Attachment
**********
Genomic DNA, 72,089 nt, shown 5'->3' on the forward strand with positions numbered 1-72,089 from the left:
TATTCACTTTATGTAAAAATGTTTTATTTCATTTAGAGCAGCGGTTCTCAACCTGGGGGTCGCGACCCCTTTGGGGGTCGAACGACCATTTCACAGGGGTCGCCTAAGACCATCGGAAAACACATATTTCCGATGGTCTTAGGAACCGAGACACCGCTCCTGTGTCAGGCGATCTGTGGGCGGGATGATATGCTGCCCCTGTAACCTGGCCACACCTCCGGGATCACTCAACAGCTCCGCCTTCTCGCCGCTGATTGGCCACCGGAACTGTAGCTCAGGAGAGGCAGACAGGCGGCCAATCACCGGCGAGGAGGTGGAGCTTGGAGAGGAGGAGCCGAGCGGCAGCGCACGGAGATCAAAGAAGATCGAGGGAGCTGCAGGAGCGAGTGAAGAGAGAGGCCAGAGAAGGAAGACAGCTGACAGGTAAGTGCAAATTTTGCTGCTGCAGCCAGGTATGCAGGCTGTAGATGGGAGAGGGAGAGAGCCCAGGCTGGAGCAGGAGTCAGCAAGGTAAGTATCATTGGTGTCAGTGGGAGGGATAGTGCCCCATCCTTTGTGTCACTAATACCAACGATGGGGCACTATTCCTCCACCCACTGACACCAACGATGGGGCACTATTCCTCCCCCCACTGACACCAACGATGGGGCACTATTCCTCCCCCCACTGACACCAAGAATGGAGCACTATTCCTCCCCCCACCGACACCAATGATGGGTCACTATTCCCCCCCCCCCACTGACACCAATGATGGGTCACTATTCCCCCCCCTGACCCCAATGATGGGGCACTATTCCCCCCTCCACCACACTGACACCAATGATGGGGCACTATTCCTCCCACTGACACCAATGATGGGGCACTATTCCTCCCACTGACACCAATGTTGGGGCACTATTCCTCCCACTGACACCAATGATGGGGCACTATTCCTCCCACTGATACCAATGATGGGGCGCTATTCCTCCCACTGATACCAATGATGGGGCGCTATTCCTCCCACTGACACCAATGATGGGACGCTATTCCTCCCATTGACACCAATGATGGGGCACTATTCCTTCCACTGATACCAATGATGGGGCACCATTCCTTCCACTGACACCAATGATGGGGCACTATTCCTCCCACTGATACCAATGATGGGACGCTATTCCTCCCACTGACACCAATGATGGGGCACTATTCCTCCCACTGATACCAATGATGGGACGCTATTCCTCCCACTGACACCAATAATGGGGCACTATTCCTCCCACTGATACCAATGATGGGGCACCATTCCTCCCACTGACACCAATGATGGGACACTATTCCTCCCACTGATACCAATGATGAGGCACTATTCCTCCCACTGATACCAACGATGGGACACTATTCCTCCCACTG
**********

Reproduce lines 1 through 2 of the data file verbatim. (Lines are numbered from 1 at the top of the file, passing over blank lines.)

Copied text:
Genomic DNA, 72,089 nt, shown 5'->3' on the forward strand with positions numbered 1-72,089 from the left:
TATTCACTTTATGTAAAAATGTTTTATTTCATTTAGAGCAGCGGTTCTCAACCTGGGGGTCGCGACCCCTTTGGGGGTCGAACGACCATTTCACAGGGGTCGCCTAAGACCATCGGAAAACACATATTTCCGATGGTCTTAGGAACCGAGACACCGCTCCTGTGTCAGGCGATCTGTGGGCGGGATGATATGCTGCCCCTGTAACCTGGCCACACCTCCGGGATCACTCAACAGCTCCGCCTTCTCGCCGCTGATTGGCCACCGGAACTGTAGCTCAGGAGAGGCAGACAGGCGGCCAATCACCGGCGAGGAGGTGGAGCTTGGAGAGGAGGAGCCGAGCGGCAGCGCACGGAGATCAAAGAAGATCGAGGGAGCTGCAGGAGCGAGTGAAGAGAGAGGCCAGAGAAGGAAGACAGCTGACAGGTAAGTGCAAATTTTGCTGCTGCAGCCAGGTATGCAGGCTGTAGATGGGAGAGGGAGAGAGCCCAGGCTGGAGCAGGAGTCAGCAAGGTAAGTATCATTGGTGTCAGTGGGAGGGATAGTGCCCCATCCTTTGTGTCACTAATACCAACGATGGGGCACTATTCCTCCACCCACTGACACCAACGATGGGGCACTATTCCTCCCCCCACTGACACCAACGATGGGGCACTATTCCTCCCCCCACTGACACCAAGAATGGAGCACTATTCCTCCCCCCACCGACACCAATGATGGGTCACTATTCCCCCCCCCCCACTGACACCAATGATGGGTCACTATTCCCCCCCCTGACCCCAATGATGGGGCACTATTCCCCCCTCCACCACACTGACACCAATGATGGGGCACTATTCCTCCCACTGACACCAATGATGGGGCACTATTCCTCCCACTGACACCAATGTTGGGGCACTATTCCTCCCACTGACACCAATGATGGGGCACTATTCCTCCCACTGATACCAATGATGGGGCGCTATTCCTCCCACTGATACCAATGATGGGGCGCTATTCCTCCCACTGACACCAATGATGGGACGCTATTCCTCCCATTGACACCAATGATGGGGCACTATTCCTTCCACTGATACCAATGATGGGGCACCATTCCTTCCACTGACACCAATGATGGGGCACTATTCCTCCCACTGATACCAATGATGGGACGCTATTCCTCCCACTGACACCAATGATGGGGCACTATTCCTCCCACTGATACCAATGATGGGACGCTATTCCTCCCACTGACACCAATAATGGGGCACTATTCCTCCCACTGATACCAATGATGGGGCACCATTCCTCCCACTGACACCAATGATGGGACACTATTCCTCCCACTGATACCAATGATGAGGCACTATTCCTCCCACTGATACCAACGATGGGACACTATTCCTCCCACTG